It’s only February, but the day is already warm in West Georgia as several dozen Army privates put down their M-16 rifles and sit on a packed dirt circle in front of me. I get out my notebook and camera, and can’t help noticing that sweat drips out of many of their Kevlar helmets as they wait for the drill sergeant’s instructions. Their faces betray no emotion, but I know better. They’re nervous as hell.
And I would be too, if I were them.
These young men — many of them still boys, really — are about to undergo one of the most infamous tests of the U.S. Army Infantry’s basic training program — the gas chamber.
Little known on the outside, Army gas chamber training involves having basic trainees stand in a room full of CS gas, a harmless yet powerful skin irritant, while removing their gas masks and reciting their names and social security numbers. When the trainees emerge one minute later, the front of their Army Combat Uniform jackets will be covered in snot from their running noses, and their eyes will be bloodshot and watery. The insides of their mouths and noses will burn and itch. They’ll run laps around the training area with their arms held out like airplane wings, letting the breeze remove the traces of gas that cling to their clothes and skin. They’ll move lethargically, but the drill sergeants will let it go, remembering going through the gas chamber years earlier themselves. When it’s all over, the trainees will gain a confidence in themselves they’d never known, and faith in the ability of their equipment to protect them in the event of a real biological gas attack.
But the young men sitting on the ground in front of me don’t know any of that yet. All they know is that they’re being lectured to, yet again, about where they will and will not be permitted to go during this particular training session. They look tired and vaguely bored as they stare up attentively at the sergeant in charge of the gas chamber, who’s outlining the ground rules with the air of a schoolteacher patiently informing his students that following the rules at the playground is really for their own good. There is to be no wandering off from the designating waiting area before being instructed to enter the gas chamber, he says. Trainees needing to use the latrine must take a buddy with them and inform a drill sergeant where they are going. And, above all, at no time should any private be found in or near the sergeants’ latrine. Was he understood?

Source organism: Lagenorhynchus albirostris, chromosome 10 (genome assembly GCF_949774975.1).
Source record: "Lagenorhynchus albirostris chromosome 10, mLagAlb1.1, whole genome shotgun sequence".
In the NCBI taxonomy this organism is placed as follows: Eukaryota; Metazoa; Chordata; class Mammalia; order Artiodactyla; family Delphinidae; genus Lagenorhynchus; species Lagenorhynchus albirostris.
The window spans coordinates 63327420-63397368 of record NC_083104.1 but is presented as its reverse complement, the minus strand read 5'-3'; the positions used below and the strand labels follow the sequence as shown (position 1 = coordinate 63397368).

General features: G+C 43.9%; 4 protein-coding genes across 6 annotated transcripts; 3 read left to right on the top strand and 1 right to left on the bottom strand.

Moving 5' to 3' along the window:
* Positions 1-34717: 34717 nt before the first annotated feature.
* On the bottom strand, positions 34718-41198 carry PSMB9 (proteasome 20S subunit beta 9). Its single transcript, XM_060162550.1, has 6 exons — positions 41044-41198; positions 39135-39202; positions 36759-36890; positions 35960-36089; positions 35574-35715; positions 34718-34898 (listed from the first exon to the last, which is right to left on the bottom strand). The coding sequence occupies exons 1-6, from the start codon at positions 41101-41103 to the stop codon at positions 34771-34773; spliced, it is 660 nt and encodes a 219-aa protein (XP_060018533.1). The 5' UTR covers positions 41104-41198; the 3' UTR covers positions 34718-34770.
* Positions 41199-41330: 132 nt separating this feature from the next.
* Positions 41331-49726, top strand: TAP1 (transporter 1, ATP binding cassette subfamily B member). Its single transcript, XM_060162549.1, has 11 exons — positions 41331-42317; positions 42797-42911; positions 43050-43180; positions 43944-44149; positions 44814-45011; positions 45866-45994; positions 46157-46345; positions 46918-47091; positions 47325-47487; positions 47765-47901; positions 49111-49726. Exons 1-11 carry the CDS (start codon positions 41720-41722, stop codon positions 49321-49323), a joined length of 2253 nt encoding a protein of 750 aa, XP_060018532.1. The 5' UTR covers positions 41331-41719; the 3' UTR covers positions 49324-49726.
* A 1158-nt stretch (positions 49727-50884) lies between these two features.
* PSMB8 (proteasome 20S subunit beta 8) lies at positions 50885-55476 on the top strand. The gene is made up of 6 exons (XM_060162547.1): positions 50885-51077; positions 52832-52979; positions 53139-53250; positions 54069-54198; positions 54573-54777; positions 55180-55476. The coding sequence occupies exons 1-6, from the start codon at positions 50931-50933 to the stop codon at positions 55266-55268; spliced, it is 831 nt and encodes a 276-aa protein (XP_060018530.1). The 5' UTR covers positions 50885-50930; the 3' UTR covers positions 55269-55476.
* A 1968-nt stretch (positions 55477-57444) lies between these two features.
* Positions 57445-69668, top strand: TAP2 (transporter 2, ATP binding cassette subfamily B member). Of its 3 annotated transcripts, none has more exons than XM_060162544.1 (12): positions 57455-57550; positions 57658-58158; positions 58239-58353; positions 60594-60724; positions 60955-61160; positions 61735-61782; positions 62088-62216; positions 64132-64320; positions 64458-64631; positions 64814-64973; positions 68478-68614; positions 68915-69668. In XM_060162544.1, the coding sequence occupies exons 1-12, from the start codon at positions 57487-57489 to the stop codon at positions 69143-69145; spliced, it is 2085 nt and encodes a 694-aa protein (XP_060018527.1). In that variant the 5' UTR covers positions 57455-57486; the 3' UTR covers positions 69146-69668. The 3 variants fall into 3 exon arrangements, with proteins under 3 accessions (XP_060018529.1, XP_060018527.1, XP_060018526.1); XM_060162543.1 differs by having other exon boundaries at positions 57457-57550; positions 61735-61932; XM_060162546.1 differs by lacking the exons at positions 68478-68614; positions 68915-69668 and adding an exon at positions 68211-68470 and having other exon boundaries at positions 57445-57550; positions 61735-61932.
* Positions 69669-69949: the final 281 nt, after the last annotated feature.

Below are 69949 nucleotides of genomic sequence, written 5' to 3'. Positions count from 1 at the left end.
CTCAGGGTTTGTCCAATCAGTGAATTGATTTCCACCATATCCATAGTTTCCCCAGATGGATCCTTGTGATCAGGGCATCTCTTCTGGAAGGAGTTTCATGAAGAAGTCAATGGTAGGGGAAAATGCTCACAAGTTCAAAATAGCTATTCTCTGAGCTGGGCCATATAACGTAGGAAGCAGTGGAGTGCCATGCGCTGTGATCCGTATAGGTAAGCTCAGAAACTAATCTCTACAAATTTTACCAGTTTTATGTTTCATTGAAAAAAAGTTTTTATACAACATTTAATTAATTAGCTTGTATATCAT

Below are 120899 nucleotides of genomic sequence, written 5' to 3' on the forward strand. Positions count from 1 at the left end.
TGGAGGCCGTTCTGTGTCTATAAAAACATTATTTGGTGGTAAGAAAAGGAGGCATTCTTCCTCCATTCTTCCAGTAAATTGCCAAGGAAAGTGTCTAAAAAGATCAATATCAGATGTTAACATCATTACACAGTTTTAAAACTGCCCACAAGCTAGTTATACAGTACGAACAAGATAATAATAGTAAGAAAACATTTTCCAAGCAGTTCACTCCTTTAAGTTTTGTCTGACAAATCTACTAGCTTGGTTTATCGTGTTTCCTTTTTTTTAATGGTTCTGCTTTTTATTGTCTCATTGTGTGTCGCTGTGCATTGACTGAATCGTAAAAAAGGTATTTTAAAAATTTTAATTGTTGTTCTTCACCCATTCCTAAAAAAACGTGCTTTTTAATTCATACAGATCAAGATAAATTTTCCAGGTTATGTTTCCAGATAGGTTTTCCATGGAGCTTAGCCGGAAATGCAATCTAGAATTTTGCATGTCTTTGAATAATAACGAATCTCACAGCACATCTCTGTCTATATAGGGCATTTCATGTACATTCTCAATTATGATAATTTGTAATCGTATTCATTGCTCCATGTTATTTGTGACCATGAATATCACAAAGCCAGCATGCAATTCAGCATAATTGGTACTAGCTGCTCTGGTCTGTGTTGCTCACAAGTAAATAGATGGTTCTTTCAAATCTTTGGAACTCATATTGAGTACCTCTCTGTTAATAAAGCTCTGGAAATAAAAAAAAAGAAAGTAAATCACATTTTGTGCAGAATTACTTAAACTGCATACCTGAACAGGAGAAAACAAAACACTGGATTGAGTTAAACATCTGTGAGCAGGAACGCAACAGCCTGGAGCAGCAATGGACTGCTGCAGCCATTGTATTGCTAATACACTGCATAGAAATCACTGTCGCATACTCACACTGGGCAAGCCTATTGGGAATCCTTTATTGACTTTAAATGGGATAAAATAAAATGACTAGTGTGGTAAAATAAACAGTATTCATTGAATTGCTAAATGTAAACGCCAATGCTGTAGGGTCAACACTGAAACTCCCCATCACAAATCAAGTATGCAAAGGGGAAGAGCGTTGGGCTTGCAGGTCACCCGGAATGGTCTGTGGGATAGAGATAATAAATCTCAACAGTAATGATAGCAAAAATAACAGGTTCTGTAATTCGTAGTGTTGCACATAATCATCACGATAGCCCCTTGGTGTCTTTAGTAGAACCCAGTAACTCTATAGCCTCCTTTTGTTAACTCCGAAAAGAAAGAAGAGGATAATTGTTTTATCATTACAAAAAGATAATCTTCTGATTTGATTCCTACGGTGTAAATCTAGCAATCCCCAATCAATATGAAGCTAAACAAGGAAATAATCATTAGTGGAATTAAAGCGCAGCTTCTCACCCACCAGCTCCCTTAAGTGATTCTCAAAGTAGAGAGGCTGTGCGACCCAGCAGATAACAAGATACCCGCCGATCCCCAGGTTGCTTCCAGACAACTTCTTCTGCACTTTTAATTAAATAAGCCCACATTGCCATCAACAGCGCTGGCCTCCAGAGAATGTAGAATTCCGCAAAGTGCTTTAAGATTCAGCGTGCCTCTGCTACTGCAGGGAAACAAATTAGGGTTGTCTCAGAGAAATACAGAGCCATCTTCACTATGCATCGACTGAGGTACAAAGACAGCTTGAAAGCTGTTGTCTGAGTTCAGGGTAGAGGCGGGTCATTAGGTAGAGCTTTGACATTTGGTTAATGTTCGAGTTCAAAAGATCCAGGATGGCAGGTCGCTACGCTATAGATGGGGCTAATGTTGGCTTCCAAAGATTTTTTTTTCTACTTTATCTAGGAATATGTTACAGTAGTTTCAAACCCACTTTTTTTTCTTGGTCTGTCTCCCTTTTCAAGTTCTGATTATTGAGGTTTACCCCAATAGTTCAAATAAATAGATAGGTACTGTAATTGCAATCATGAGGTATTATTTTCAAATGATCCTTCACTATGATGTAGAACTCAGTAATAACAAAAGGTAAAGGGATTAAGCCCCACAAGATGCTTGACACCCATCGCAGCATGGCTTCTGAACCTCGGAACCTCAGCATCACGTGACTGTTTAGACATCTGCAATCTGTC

“Yes, sergeant!” they chant methodically.
As the basic trainees begin to filter through the gas chamber in small groups, I wait outside the exit with my camera ready to capture their first gulps of fresh air. Each time the door bursts open and the teary, snot-covered privates charge out, I’m hit by an invisible wall of a thousand onions. The irritation stays with me until the next group charges out, and the onion feeling intensifies. A group of drill sergeants is standing under a pine grove roughly 100 feet away. They invite me to join them, but I decline, relishing the chance to experience what few out of uniform ever get to see.
After about an hour and a half, almost all of the basic trainees have made it through the chamber. Most passed through just fine on their first try, but some had to repeat the dreaded experience after panicking and putting their gas masks back on. And one sits dejectedly under a pine tree by himself — even a drill sergeant’s yelling couldn’t get him past his fear.
I pack up my camera and head back to the car, holding my arms out to the side like airplane wings. On the way back to the office, I roll down the windows and breathe with my mouth open to get rid of the gas. This afternoon, I’ll spend a few hours in an air- conditioned office; tonight, I’ll eat a home-cooked meal and sleep in a bed. The basic trainees won’t.
Photo credit: US Army